It's mid-term election time, which means that it's time, once again, for the mainstream press to try to figure out what is wrong with all of those angry white men. You remember the angry white men, right? Remember the folks who keep insisting on clinging to their -- what was that phrase again -- guns, religion and antipathy to people who are not like them?
GetReligion readers can probably predict which one of those factors was ignored in the recent New York Times piece that ran under the headline, "Democrats Try Wooing Ones Who Got Away: White Men." The key voice up top -- in the thesis paragraphs -- is that of Frank Houston, a man with working-class roots who is leads the Democratic Party in Oakland County, Michigan.
Mr. Houston grew up in the 1980s liking Ronald Reagan but idolizing Alex P. Keaton, the fictional Republican teenage son of former hippies who, played by Michael J. Fox on the television series "Family Ties," comically captured the nation's conservative shift. But over time, Mr. Houston left the Republican Party because "I started to realize that the party doesn't represent the people I grew up with." ...
Mr. Houston is part of an internal debate at all levels of his party over how hard it should work to win over white men, especially working-class men without college degrees, at a time when Democrats are gaining support from growing numbers of female and minority voters.
It is a challenge that runs throughout the nation's industrial heartland, in farm states and across the South, after a half-century of economic, demographic and cultural shifts that have reshaped the electorate. Even in places like Michigan, where it has been decades since union membership lists readily predicted Democratic votes, many in the party pay so little attention to white working-class men that it suggests they have effectively given up on converting them.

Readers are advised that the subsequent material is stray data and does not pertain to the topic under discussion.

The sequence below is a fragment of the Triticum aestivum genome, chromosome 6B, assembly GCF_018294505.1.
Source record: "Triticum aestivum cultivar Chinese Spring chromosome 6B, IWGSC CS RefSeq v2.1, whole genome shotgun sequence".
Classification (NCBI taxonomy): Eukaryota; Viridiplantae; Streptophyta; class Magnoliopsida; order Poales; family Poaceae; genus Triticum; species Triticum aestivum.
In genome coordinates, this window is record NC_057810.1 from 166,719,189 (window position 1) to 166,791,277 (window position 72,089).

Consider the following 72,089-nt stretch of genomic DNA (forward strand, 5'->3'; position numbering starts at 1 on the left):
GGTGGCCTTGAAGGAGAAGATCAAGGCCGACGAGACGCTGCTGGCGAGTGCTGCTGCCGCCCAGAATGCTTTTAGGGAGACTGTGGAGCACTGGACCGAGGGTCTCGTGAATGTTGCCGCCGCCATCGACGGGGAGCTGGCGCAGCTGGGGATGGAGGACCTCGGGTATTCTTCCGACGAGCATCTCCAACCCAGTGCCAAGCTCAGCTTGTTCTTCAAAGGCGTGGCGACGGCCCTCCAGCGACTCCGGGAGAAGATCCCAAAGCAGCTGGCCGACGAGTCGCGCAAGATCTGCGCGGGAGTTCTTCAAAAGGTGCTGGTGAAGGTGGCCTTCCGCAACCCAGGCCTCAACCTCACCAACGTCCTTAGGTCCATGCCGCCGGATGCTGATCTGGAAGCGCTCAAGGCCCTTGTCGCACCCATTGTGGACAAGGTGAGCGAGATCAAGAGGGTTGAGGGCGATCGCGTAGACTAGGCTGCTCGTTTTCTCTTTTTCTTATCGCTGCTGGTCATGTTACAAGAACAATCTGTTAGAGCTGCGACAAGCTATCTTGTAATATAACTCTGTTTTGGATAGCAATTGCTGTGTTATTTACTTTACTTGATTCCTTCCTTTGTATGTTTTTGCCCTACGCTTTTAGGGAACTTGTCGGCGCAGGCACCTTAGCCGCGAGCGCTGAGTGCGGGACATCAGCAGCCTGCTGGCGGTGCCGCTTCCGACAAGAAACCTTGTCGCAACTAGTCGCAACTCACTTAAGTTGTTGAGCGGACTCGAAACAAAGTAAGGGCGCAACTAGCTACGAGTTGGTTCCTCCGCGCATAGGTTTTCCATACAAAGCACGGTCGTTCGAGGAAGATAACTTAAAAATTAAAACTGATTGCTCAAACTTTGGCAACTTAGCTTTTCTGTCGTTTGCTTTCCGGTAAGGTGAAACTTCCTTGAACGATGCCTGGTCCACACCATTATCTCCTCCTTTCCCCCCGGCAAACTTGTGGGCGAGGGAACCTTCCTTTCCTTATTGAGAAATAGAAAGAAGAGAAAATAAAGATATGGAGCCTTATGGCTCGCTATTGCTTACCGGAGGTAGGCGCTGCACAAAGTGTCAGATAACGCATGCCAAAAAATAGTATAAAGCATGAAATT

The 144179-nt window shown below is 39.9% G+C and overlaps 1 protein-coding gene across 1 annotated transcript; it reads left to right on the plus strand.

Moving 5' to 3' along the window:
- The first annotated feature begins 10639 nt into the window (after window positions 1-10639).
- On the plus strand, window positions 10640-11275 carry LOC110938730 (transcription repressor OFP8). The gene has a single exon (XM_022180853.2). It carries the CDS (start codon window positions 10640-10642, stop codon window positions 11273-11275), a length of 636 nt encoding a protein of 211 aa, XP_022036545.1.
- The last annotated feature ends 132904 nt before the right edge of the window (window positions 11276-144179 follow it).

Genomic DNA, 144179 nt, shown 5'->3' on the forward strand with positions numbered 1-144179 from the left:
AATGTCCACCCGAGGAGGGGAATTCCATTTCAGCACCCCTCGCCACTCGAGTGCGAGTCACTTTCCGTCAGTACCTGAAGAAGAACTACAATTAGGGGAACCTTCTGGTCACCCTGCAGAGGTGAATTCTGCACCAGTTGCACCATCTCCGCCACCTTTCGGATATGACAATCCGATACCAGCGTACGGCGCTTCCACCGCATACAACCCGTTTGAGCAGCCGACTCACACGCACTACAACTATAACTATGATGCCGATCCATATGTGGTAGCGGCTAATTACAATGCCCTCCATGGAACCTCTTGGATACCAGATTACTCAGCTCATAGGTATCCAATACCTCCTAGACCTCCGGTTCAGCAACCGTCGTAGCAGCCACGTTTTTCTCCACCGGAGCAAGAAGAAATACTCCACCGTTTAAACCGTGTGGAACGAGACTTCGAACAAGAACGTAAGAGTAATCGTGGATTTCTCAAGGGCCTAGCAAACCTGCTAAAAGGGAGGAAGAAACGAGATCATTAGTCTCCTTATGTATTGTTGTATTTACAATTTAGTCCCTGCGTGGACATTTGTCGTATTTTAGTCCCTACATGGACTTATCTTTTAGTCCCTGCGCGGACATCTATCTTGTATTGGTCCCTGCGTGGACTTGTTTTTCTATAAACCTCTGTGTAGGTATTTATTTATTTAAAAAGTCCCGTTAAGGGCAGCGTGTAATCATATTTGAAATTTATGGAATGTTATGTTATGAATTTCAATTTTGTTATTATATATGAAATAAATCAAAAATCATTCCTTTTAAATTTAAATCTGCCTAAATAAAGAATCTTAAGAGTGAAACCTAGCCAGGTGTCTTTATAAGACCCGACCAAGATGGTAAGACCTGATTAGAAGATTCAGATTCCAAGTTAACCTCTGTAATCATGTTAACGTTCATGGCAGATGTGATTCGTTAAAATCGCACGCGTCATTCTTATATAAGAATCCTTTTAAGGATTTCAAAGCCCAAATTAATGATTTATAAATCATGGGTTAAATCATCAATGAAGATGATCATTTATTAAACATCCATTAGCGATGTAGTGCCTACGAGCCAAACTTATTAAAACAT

There are several religious and cultural ghosts in this story, but the Times team never really names them.
Instead, the story does a great job -- over and over -- of telling readers what kind of voters are very loyal to the Democratic Party these days. Readers then have to do the math and try to spot the obvious patterns. Take this quote for example:
No Democratic presidential candidate has won a majority of white men since Lyndon B. Johnson in 1964. Jimmy Carter, Bill Clinton and Barack Obama all prevailed with support of the so-called rising electorate of women, especially single women, and minorities. But fewer of those voters typically participate in midterm elections, making the votes of white men more potent and the struggle of Democrats for 2014 clear.
Carter, of course, did much better in the South and in the Midwest in his first campaign. And what was different that time around? I mean, other than having to run against Reagan?
Also, note another theme in the story: Democrats do much, much better with single adults, as opposed to married adults. In stories that dare to probe this, what usually shows up in that familiar "pew gap" indicating that people who attend worship more tend to vote for culturally conservative candidates. Married people also tend to more religious than single people.
But this is not a story that has the time to look into things like that.
Let's see. So what else does this story tell us?
Some white men have proved to be within reach: single men, college students and graduates with advanced degrees, the nonreligious, and gay men. But working-class married men remain hardest to win over and, unless they are in unions, get the least attention -- to the dismay of some partisans.
No surprises there. Once again, this story is providing a photo-negative of the picture it is trying to describe.
What discourages Democrats is that men's attitudes shaped over generations -- through debates over civil rights, anti-Communism, Vietnam, feminism, gun control and dislocations from lost manufacturing jobs and stagnant wages in a global economy -- are not easily altered.
Ah, racism and guns. Check. Check. Has anyone done in in-depth reporting lately on what happens when these conservative white men are offered a choice to vote for morally conservative African-American candidates? Just thinking out loud, here.
Back to the story. Here is a fascinating hint at the larger picture:
Among the Senate races where white men could be decisive are those in Georgia, where a Democrat, Michelle Nunn, is wooing them in hopes that many will favorably remember her father, Sam Nunn, a popular former senator, and in Arkansas, where Senator Mark Pryor, whose father, David Pryor, was also a longtime senator, is fighting to keep his job with frequent talk of his Christian faith.
Ah, and what do we know about the former Sen. Nunn when it came to social and moral issues? He was not a hardliner, but he was among the Senate's most conservative Democrats when it came to religion, morality and culture. And now Sen. Mark Pryor is urgently playing the God card?
So who can spot the ghosts in this one?